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    Globe Magazine

    8 tips for choosing a summer camp

    Ask these questions to find out if an arts camp (or any camp) is right for your child.

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    Whether you’re looking to keep your little one busy for a couple of weeks or planning to send your tween to sleep-away camp for the season, you’ll want to make sure schedules, activities, and policies align with your family’s vibe. Here’s how to find the best fit:

    1. Is the camp accredited?

    All camps need to meet state standards for safety and health, but a stamp of approval from the American Camp Association shows that a camp goes above and beyond the basics. If a camp you like isn’t ACA-accredited, don’t panic. “It’s not necessarily a bad camp,” advises Bette Bussel, executive director of ACA New England. Ask why it’s not accredited, then ask all your other questions, too.

    2. Who’s on staff?

    Background checks are important, but they don’t tell the whole story. Inquire about employment history, how a camp trains its counselors, and what the ratio of campers to staff is.

    3. How intense is the program?


    Experience isn’t always necessary, but interest may be. “I always ask parents if their kids are passionate about theater,” says Kate Mullen of Triple Threat Theater Camp, “because we have a pretty intensive approach.”Beginners are often welcome to join; just make sure your child really wants to be there.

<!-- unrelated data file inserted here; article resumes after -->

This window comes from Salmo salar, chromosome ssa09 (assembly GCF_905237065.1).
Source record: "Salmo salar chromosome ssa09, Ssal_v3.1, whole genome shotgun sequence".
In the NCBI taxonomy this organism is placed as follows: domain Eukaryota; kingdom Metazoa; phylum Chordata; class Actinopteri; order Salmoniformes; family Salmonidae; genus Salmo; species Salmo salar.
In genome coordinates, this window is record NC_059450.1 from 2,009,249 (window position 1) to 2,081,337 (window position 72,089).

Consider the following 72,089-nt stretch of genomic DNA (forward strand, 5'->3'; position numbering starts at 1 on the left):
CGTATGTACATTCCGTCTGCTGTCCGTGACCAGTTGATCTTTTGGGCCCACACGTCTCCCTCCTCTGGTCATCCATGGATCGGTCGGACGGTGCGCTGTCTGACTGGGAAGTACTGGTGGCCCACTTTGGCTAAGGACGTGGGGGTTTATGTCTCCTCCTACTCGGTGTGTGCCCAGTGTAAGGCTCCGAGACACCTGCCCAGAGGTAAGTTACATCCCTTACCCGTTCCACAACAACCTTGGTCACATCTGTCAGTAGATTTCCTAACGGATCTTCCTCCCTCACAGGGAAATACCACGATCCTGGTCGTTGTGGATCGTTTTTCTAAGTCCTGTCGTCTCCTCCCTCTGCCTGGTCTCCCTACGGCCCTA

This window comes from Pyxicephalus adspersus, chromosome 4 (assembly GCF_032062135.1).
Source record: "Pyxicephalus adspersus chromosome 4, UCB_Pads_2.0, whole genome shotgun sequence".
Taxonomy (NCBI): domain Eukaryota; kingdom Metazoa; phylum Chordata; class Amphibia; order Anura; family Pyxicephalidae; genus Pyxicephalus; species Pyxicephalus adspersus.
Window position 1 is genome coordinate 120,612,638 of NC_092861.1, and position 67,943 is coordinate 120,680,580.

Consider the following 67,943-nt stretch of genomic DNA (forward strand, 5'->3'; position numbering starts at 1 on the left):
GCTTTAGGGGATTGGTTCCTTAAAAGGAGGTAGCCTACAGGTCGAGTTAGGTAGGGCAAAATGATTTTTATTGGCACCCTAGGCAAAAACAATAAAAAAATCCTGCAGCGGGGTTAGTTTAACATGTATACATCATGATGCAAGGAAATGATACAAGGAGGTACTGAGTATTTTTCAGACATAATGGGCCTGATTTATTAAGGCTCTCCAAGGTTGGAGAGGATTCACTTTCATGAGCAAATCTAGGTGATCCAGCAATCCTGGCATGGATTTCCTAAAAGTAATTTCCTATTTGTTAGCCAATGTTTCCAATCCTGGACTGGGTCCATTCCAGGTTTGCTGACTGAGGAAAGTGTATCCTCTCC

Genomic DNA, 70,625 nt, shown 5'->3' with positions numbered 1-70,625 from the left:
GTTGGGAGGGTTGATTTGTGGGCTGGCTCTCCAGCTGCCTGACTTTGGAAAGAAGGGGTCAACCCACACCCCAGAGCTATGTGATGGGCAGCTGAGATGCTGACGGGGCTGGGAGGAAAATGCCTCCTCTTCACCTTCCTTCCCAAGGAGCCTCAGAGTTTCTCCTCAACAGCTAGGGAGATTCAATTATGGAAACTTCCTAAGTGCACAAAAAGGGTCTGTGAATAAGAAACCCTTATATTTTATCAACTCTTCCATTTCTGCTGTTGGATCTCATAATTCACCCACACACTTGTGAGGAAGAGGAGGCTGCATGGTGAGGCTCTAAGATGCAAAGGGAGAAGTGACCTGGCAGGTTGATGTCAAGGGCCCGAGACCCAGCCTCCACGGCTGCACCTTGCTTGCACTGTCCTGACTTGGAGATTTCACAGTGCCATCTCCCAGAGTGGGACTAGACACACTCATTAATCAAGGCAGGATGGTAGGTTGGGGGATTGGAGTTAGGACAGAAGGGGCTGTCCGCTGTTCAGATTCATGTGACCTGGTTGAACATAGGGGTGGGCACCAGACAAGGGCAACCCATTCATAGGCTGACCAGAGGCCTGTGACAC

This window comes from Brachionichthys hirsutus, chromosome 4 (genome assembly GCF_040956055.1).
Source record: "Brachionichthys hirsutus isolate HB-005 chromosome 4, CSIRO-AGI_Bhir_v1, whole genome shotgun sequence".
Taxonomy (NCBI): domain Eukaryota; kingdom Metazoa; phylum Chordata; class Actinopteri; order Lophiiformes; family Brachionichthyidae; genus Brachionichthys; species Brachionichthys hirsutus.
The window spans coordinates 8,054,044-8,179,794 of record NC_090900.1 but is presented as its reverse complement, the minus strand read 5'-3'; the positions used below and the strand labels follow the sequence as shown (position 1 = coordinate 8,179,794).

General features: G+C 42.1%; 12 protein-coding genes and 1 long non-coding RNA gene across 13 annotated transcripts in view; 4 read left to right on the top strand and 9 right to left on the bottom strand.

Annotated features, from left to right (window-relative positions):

4. Will there be a final show or project?

    Finding out what kids will bring home or when they’ll perform is an important part of upfront communication. Don’t be disappointed by what you don’t know.

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    5. How much technology and social media are allowed?

    Kids can’t be in the moment if they’re attached to their devices, and many camps restrict access. Turns out this can be harder on adults than their offspring. “Parents are used to having direct contact with their children,” says Bussel. “But most camps in New England have policies limiting cellphone use.”

    6. Is financial aid available?

    Don’t count your kid out due to funding. Many camps offer tuition assistance or financial aid. At Boston Children’s Theatre, for example, no one is turned away because of financial need. At Beam Camp, 40 percent of kids attend free or for reduced tuition.

    7. What’s the best way to start looking?

    Bussel recommends visiting camps — especially overnight ones — the summer before you plan to send your child. If that’s not possible, hit open houses often held on-site in the spring, or just pick up the phone and ask lots of questions. Keep in mind that your region’s private schools, colleges, museums, and arts centers frequently have day camp programs.

    8. What’s my family’s goal?


    Just because your neighbor’s child loved a camp doesn’t mean it will be the right fit for yours. Do schedules and attitudes match up? Does it reflect your child’s learning style? “The great thing about camps,” says Bussel, “is that they’re all over the spectrum. Figure out what your child really likes and where you feel comfortable.”  

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